Great Expeditions: The First Draft

I’ve yet to decide whether I love or loathe first drafts. It would be wrong to think that I’m ambivalent. Love and loathe are strong words that can’t be watered down and made neutral. Conquistadors didn’t use expressions like so-so: it was either triumph or damnation. That’s how I feel about first drafts — a journey without maps.

Just like the explorers of yore, I’m not alone on this voyage because my internal shrink and my inner bean counter have hitched a ride in steerage. To pass the time, the shrink suggests that I both love and loathe first drafts, perhaps periodically, maybe even simultaneously. Not to be outdone, the bean counter demands eight hours a day pre-project research while we’re still on-board the steamship.

The beginning of the adventure is always a love part because the characters are still fresh, the limits of the story boundless, and the hope of what’s to be achieved shining like a North Star overhead. This usually lasts for about fifteen or twenty K and then night falls. Now I’m cold, hungry, and basically buggered. Big predators hunt at night, too.

Loathing takes many forms. Whispering in your ear to turn around and go back is a common one. Ignore that voice, I say, for it can only lead to folly! But now that feckless shrink is into one of his great orations, questioning the main character’s motivation, tearing holes in the premise. In the depths of the frozen night, I take down notes to ponder on tomorrow’s hike because I’m going forward regardless of these bites and stings. To hell with it all, it’s only a first draft!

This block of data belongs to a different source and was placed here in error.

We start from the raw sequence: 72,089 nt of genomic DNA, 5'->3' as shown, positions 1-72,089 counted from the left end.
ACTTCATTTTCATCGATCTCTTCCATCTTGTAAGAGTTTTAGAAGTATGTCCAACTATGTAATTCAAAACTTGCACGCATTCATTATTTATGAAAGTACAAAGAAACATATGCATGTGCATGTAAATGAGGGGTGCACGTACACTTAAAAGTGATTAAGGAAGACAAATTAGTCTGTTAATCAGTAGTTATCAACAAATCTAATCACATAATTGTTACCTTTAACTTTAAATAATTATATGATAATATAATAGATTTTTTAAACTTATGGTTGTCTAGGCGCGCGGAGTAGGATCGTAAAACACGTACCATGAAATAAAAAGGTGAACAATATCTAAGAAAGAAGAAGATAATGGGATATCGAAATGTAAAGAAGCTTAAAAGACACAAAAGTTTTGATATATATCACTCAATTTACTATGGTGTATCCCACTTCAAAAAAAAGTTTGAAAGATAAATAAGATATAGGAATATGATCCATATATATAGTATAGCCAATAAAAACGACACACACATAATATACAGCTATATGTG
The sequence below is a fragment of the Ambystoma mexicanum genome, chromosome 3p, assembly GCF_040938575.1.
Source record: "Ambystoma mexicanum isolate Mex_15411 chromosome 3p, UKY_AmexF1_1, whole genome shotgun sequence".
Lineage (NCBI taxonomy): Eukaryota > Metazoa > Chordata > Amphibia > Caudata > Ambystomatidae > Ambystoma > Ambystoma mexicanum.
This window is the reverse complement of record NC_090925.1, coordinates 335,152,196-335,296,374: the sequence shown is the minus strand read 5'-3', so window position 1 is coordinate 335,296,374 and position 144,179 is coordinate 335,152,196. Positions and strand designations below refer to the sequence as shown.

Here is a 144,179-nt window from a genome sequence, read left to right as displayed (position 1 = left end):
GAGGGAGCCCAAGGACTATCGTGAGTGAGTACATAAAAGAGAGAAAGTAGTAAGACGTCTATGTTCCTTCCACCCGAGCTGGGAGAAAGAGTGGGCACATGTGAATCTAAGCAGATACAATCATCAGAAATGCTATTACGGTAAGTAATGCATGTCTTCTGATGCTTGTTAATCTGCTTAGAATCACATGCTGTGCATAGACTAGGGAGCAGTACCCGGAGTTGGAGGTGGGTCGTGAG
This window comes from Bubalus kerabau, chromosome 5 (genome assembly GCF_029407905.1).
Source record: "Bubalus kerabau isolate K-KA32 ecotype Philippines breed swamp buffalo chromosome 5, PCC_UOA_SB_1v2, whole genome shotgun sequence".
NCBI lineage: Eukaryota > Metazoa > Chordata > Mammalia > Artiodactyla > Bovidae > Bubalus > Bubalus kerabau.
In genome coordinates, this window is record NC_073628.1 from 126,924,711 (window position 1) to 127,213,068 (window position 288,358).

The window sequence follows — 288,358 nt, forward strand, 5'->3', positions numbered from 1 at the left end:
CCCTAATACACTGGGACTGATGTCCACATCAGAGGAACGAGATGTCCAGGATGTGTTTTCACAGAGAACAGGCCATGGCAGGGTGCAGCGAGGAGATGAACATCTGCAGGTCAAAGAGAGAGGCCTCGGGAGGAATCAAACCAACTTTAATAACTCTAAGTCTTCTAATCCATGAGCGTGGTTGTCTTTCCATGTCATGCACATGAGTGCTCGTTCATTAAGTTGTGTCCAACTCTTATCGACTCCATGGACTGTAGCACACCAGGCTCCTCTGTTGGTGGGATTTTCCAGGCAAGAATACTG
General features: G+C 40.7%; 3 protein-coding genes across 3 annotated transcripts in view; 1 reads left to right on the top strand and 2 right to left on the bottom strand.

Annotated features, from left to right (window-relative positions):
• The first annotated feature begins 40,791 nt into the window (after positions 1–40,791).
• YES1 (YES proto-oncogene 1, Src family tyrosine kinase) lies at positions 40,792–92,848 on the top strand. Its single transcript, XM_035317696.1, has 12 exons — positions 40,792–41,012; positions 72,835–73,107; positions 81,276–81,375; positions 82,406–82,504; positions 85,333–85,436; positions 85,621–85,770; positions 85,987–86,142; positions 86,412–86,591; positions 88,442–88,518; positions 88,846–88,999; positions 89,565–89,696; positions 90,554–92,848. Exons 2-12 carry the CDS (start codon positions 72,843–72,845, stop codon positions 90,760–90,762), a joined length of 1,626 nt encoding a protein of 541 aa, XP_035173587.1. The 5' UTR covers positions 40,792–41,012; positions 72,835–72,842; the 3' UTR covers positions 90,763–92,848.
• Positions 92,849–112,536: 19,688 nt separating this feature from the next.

But it doesn’t have to be like this.  I could be sat by a lake in a writer’s cabin, snorkelling after a morning session; without going to work, I’d have nothing to be concerned with except the colours of the fish. In conditions like this, I’d write more literary scenes, acts with better pace, and characters the world has never seen. A thousand words a day, that’s seven K a week (I’m working weekends because I’m enjoying it so much, you see). In three months I’d be done —  and in a civilised fashion. (Current novel word length trends by genre here and here if you’re interested)

But back to the woods because that was just a ruse to make me lose heart! Yet wait, dawn’s approaching, and how other writers work is of no concern out here in the jungle. What’s been written, whatever its flaws, has got me this far. The only writer I can be is me. Staggering in my backpack, filled entirely with correction notes for the second and third drafts, I thrash into the dense bush shouting: to hell with it, it’s only a first draft!

And despite the inner accountant’s demands for increased daily output and the feckless shrink’s snide remarks about stupid plots and weak character choices, the journey continues. I’m over the hump and enjoying the trek again. Creativity: breathe it in, because on a day like today, you might even stumble upon a waterfall.

Next week, Andrew Oberg will take another look at motivation.

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3 Comments

  1. Andrew
    Posted October 7, 2011 at 10:23 pm | Permalink

    This is quite literary itself! 🙂 Beautiful post.

    Glad you’re enjoying the journey P. It is, after all, the destination.

  2. Paul
    Posted October 8, 2011 at 10:27 pm | Permalink

    Big birthday bash this weekend. Two nights on the bounce. I was trying to keep it low key this year as well. In line with my post, I guess the compound hangovers equate to being holed up in my bivouac in a tropical downpour. All trekking currently suspended.

  3. Andrew
    Posted October 10, 2011 at 2:46 am | Permalink

    That’s right! Happy happy birthday! Good to see that you’re still charging into each new year. 🙂 hehe

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